And even if a government did do the above, there will still be ipods & people won’t talk to each other anyway. Of course with a government as oppressive as that, no one would trust anyone else enough to talk to them.
Hi, I grew up in a small town in Southern (not-Daleyville) Illinois. Most of the town is built in square blocks where each house has a front yard and a back yard. The Garage may exit onto the street in front, or to the alley in back. The garbage trucks use the alley. My parents still set on their porch and know their neighbors. I like the concept of city blocks with an alley to park your car on.
In Alabama, at least all of the guys knew each other. We took the dumpster out to the curb twice a week, which took HOURS since we all had refrigerators in the garage with beer. I’ve lived in the same house in NE Wichita for 14 years, and don’t bother getting to know the neighbors. Half don’t speak English, and they aren’t usually there too long anyway. Third owners both sides and a house across the street too. The house directly across the street is a rental.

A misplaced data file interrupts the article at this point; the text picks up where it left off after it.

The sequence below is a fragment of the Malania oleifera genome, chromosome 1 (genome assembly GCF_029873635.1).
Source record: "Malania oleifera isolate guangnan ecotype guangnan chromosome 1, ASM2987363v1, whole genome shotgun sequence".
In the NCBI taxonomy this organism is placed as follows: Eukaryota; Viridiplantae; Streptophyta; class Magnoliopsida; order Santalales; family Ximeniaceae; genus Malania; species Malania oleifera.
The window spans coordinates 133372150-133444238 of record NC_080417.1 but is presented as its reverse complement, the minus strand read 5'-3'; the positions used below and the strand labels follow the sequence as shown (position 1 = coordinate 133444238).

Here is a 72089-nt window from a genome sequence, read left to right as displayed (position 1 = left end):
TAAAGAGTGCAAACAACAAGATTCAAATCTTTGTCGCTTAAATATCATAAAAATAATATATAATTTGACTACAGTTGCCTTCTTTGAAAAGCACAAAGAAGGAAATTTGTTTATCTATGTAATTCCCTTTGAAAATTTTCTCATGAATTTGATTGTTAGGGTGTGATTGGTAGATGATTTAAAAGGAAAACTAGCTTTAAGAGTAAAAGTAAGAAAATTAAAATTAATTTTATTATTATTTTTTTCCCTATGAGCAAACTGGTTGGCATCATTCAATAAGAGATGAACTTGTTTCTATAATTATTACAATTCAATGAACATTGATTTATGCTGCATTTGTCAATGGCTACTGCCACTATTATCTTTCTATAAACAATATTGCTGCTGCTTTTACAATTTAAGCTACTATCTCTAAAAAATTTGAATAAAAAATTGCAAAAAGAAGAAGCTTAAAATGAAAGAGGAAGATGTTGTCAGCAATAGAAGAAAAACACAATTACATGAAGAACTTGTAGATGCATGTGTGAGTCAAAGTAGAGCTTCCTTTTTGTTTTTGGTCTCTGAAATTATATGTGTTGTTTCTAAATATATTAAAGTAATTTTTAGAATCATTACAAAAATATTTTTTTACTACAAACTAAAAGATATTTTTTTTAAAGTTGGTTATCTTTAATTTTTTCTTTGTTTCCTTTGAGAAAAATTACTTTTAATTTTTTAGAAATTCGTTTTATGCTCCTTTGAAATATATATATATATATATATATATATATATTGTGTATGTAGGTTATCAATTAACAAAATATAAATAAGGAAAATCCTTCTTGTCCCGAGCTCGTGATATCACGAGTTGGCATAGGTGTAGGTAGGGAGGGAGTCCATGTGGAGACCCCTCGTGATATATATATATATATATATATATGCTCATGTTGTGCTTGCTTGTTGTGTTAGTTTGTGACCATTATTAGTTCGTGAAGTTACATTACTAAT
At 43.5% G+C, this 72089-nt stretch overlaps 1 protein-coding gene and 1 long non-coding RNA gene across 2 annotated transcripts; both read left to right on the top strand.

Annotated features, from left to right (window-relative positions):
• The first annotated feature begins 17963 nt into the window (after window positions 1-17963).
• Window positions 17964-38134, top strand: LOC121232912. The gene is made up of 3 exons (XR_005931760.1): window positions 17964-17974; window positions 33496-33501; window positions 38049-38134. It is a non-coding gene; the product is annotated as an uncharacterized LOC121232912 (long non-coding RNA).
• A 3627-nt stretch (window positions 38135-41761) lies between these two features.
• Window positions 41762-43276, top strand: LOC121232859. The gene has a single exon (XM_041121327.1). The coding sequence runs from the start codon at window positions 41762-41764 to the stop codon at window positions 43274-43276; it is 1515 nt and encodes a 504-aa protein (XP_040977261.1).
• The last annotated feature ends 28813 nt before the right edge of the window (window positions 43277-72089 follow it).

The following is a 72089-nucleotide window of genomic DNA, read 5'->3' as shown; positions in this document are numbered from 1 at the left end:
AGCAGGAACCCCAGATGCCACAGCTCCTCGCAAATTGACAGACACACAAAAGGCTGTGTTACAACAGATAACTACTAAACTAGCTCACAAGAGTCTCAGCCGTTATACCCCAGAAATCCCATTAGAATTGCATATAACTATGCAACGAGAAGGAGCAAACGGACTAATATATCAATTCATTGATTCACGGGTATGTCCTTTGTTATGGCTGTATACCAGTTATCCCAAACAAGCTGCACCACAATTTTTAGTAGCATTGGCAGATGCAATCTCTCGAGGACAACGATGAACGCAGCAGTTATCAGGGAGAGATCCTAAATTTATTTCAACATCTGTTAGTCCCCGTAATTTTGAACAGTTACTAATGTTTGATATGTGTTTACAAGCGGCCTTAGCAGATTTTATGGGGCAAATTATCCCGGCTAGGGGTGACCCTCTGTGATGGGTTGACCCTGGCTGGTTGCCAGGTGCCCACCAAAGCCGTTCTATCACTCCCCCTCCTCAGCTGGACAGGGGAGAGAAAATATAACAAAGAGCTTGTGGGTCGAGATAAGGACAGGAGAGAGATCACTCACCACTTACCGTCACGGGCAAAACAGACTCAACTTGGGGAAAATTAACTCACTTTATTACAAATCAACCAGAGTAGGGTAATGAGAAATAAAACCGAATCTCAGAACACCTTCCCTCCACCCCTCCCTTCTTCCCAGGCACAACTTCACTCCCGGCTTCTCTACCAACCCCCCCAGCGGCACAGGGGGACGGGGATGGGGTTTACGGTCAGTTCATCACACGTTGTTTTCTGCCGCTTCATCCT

Thanks Bob, my daughter lived at the 324 flats and walked / jogged all over the downtown area, so yes I do think downtown is safe. The pharmacy at Via Christi is only open to 7pm. 24 hour pharmacies are few in Wichita as a whole. Just another one of those things that we will overcome with time and growth. Have a great weekend…
MR. Weber, Who pays you to say these things?
[…] group called Voice for Liberty in Wichita, Kansas came to a similar conclusion over the recommendations of a Downtown master plan, calling the recommendations related to Walk […]
There are some good comments re: Walk Score. You are dead on target. I have found it to have the same shortcomings in several environments. I have posted a link to this article from an article about Walk Score on our site http://www.conservativeplanner.com.